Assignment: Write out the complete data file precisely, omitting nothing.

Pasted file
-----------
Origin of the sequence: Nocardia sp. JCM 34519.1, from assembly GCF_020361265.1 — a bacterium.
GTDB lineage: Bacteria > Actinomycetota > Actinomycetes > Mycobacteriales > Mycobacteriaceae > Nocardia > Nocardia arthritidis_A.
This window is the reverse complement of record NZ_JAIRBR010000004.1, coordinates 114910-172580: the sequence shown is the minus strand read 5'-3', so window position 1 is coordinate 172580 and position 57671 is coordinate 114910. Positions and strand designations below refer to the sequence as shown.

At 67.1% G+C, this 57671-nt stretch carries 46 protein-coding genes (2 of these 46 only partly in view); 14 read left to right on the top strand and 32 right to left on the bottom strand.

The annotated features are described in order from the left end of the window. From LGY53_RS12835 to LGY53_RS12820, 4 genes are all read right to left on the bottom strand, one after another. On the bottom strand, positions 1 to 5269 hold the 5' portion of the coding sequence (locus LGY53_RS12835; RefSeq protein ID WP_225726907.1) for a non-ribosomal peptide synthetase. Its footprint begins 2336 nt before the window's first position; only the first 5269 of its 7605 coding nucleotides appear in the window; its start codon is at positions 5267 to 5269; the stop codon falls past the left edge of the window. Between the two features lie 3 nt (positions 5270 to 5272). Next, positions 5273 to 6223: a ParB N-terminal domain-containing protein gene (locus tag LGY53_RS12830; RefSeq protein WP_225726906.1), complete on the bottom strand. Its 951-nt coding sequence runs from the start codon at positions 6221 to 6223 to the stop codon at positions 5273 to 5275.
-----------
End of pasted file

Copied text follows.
Origin of the sequence: Nocardia sp. JCM 34519.1, from assembly GCF_020361265.1 — a bacterium.
GTDB lineage: Bacteria > Actinomycetota > Actinomycetes > Mycobacteriales > Mycobacteriaceae > Nocardia > Nocardia arthritidis_A.
This window is the reverse complement of record NZ_JAIRBR010000004.1, coordinates 114910-172580: the sequence shown is the minus strand read 5'-3', so window position 1 is coordinate 172580 and position 57671 is coordinate 114910. Positions and strand designations below refer to the sequence as shown.

At 67.1% G+C, this 57671-nt stretch carries 46 protein-coding genes (2 of these 46 only partly in view); 14 read left to right on the top strand and 32 right to left on the bottom strand.

The annotated features are described in order from the left end of the window. From LGY53_RS12835 to LGY53_RS12820, 4 genes are all read right to left on the bottom strand, one after another. On the bottom strand, positions 1 to 5269 hold the 5' portion of the coding sequence (locus LGY53_RS12835; RefSeq protein ID WP_225726907.1) for a non-ribosomal peptide synthetase. Its footprint begins 2336 nt before the window's first position; only the first 5269 of its 7605 coding nucleotides appear in the window; its start codon is at positions 5267 to 5269; the stop codon falls past the left edge of the window. Between the two features lie 3 nt (positions 5270 to 5272). Next, positions 5273 to 6223: a ParB N-terminal domain-containing protein gene (locus tag LGY53_RS12830; RefSeq protein WP_225726906.1), complete on the bottom strand. Its 951-nt coding sequence runs from the start codon at positions 6221 to 6223 to the stop codon at positions 5273 to 5275.